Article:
Financial Statements Assertions

Financial Statements Assertions

The objective of audit testing is to assist the auditor in coming to a conclusion as to whether the financial statements are free from material misstatement.

However, the auditor does not simply design tests with the broad objective to identify material misstatement. This is a difficult conclusion to reach and can only be based upon a series of detailed tests, each designed with a specific testing objective relating to certain areas of the financial statements.


For example: auditors have to assess whether inventory balances are free from material misstatement. Unfortunately, there are many ways inventory could be misstated:

  • items could be missed out of inventory;
  • items from the next accounting period could be accidentally included;
  • it might not be valued at the lower of cost and net realisable value;
  • damaged or obsolete stock might not be identified;
  • purchase cost may not be recorded accurately; or
  • the stock count may not be performed thoroughly.

Each of these concerns could result in misstatement, which ultimately could (alone or in aggregate) be material.

For this reason auditors have to perform a range of tests on the significant classes of transaction, account balances and disclosures to be reasonably sure that they are not misstated. These tests focus on what are known as financial statements assertions:

The assertions

Did the transactions and events recorded actually occur and pertain to the entity?

Have all transactions, assets, liabilities and equity interests been recorded that should have been recorded?


Have amounts, data and other information been recorded and disclosed appropriately?


Have transactions and events been recorded in the correct accounting period?

Classification and understandability

Have transactions and events been: recorded in the proper accounts; and described and disclosed clearly?


Do assets, liabilities and equity interests exist?

Rights and obligations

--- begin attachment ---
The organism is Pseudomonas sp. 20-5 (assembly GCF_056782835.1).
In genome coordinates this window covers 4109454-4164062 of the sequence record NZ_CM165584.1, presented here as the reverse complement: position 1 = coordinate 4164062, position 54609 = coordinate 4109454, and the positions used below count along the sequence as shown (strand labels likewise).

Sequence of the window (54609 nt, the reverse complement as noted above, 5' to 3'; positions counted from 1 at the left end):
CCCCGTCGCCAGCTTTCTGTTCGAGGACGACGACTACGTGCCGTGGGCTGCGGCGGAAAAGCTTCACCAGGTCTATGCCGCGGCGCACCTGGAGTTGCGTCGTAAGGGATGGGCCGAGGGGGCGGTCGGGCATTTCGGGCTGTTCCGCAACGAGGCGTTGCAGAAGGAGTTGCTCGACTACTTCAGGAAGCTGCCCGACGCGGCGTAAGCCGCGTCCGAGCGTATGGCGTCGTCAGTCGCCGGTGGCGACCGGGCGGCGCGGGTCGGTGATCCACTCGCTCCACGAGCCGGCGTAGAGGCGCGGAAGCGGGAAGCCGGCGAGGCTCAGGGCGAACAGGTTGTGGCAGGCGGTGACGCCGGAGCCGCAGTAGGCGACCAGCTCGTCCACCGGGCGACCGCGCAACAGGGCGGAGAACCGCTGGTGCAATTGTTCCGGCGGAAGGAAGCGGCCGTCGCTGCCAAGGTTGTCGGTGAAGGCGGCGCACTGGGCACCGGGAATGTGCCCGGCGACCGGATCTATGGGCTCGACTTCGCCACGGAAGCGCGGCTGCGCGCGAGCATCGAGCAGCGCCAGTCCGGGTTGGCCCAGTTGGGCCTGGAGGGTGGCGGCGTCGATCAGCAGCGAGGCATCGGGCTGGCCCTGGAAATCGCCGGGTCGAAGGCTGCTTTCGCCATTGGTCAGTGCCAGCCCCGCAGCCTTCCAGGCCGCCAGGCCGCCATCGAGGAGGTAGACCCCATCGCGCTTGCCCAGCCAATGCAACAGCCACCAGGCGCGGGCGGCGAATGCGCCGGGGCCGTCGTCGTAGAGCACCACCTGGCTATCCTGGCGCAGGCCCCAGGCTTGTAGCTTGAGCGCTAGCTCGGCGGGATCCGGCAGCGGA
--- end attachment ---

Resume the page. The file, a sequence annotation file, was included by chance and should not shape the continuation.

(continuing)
Does the entity hold or control the rights to assets and are liabilities the obligations of the entity?

Valuation and allocation

Are assets, liabilities and equity interests included in the financial statements at appropriate values?

Linking assertions to tests

When the auditor designs further audit procedures they must ensure that they test a range of the assertions listed. For transactions (i.e. incomes and expenses recorded in the income statement) the auditor should test:

  • occurrence;
  • completeness;
  • accuracy;
  • cut-off; and
  • classification

For accounts balances (i.e. those balances recorded on the statement of financial position) the auditor should test:

  • existence;
  • rights and obligations;
  • completeness; and
  • valuation and allocation.

Whilst the testing of accounts balances and transactions will probably be the focus of the audit, the auditor must also design tests to ensure that transactions, balances and other relevant information/matters are appropriately disclosed in the financial statements. Assertions relevant to the disclosures are:

  • occurrence;
  • rights and obligations;
  • completeness;
  • classification and understandability; and
  • accuracy and valuation.
Created at 10/4/2012 8:17 AM  by System Account  (GMT) Greenwich Mean Time : Dublin, Edinburgh, Lisbon, London
Last modified at 1/18/2013 3:44 PM  by System Account  (GMT) Greenwich Mean Time : Dublin, Edinburgh, Lisbon, London

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assertions;occurrence;completeness;accuracy;cut-off;classification;understandability;existence;rights and obligations;valuation;evidence

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